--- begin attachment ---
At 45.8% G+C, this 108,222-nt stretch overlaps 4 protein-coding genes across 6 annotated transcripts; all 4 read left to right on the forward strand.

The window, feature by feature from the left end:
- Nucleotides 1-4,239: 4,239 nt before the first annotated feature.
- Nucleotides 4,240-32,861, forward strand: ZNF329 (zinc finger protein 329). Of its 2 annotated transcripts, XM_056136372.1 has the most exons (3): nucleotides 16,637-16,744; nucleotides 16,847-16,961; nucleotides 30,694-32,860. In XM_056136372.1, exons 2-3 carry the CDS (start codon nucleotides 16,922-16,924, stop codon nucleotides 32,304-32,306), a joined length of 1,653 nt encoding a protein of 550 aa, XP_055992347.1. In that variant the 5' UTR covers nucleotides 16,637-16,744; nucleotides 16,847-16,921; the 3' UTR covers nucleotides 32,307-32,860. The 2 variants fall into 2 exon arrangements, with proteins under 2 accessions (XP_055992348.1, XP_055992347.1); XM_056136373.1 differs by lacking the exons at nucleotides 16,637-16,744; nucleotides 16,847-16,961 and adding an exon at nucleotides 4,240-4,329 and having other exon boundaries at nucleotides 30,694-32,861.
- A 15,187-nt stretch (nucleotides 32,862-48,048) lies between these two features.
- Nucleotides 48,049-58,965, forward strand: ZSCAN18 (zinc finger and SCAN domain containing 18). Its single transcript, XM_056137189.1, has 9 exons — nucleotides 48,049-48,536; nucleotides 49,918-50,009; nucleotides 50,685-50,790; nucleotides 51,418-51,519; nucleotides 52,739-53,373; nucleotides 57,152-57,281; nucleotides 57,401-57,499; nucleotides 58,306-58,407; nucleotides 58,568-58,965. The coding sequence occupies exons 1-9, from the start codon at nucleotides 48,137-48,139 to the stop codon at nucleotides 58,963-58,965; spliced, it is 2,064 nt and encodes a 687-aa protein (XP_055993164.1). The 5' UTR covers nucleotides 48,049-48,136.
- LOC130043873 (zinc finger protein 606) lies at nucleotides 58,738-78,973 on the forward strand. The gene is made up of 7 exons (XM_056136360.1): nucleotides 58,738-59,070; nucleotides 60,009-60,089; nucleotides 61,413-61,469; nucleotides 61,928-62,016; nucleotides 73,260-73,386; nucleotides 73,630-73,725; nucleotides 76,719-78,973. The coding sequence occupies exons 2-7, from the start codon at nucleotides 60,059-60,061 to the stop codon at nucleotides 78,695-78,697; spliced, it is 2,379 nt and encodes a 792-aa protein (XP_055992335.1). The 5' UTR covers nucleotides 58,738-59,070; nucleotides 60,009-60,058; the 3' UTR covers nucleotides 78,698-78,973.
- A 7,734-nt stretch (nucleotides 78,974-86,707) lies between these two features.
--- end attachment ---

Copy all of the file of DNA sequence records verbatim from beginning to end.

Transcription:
At 45.8% G+C, this 108,222-nt stretch overlaps 4 protein-coding genes across 6 annotated transcripts; all 4 read left to right on the forward strand.

The window, feature by feature from the left end:
- Nucleotides 1-4,239: 4,239 nt before the first annotated feature.
- Nucleotides 4,240-32,861, forward strand: ZNF329 (zinc finger protein 329). Of its 2 annotated transcripts, XM_056136372.1 has the most exons (3): nucleotides 16,637-16,744; nucleotides 16,847-16,961; nucleotides 30,694-32,860. In XM_056136372.1, exons 2-3 carry the CDS (start codon nucleotides 16,922-16,924, stop codon nucleotides 32,304-32,306), a joined length of 1,653 nt encoding a protein of 550 aa, XP_055992347.1. In that variant the 5' UTR covers nucleotides 16,637-16,744; nucleotides 16,847-16,921; the 3' UTR covers nucleotides 32,307-32,860. The 2 variants fall into 2 exon arrangements, with proteins under 2 accessions (XP_055992348.1, XP_055992347.1); XM_056136373.1 differs by lacking the exons at nucleotides 16,637-16,744; nucleotides 16,847-16,961 and adding an exon at nucleotides 4,240-4,329 and having other exon boundaries at nucleotides 30,694-32,861.
- A 15,187-nt stretch (nucleotides 32,862-48,048) lies between these two features.
- Nucleotides 48,049-58,965, forward strand: ZSCAN18 (zinc finger and SCAN domain containing 18). Its single transcript, XM_056137189.1, has 9 exons — nucleotides 48,049-48,536; nucleotides 49,918-50,009; nucleotides 50,685-50,790; nucleotides 51,418-51,519; nucleotides 52,739-53,373; nucleotides 57,152-57,281; nucleotides 57,401-57,499; nucleotides 58,306-58,407; nucleotides 58,568-58,965. The coding sequence occupies exons 1-9, from the start codon at nucleotides 48,137-48,139 to the stop codon at nucleotides 58,963-58,965; spliced, it is 2,064 nt and encodes a 687-aa protein (XP_055993164.1). The 5' UTR covers nucleotides 48,049-48,136.
- LOC130043873 (zinc finger protein 606) lies at nucleotides 58,738-78,973 on the forward strand. The gene is made up of 7 exons (XM_056136360.1): nucleotides 58,738-59,070; nucleotides 60,009-60,089; nucleotides 61,413-61,469; nucleotides 61,928-62,016; nucleotides 73,260-73,386; nucleotides 73,630-73,725; nucleotides 76,719-78,973. The coding sequence occupies exons 2-7, from the start codon at nucleotides 60,059-60,061 to the stop codon at nucleotides 78,695-78,697; spliced, it is 2,379 nt and encodes a 792-aa protein (XP_055992335.1). The 5' UTR covers nucleotides 58,738-59,070; nucleotides 60,009-60,058; the 3' UTR covers nucleotides 78,698-78,973.
- A 7,734-nt stretch (nucleotides 78,974-86,707) lies between these two features.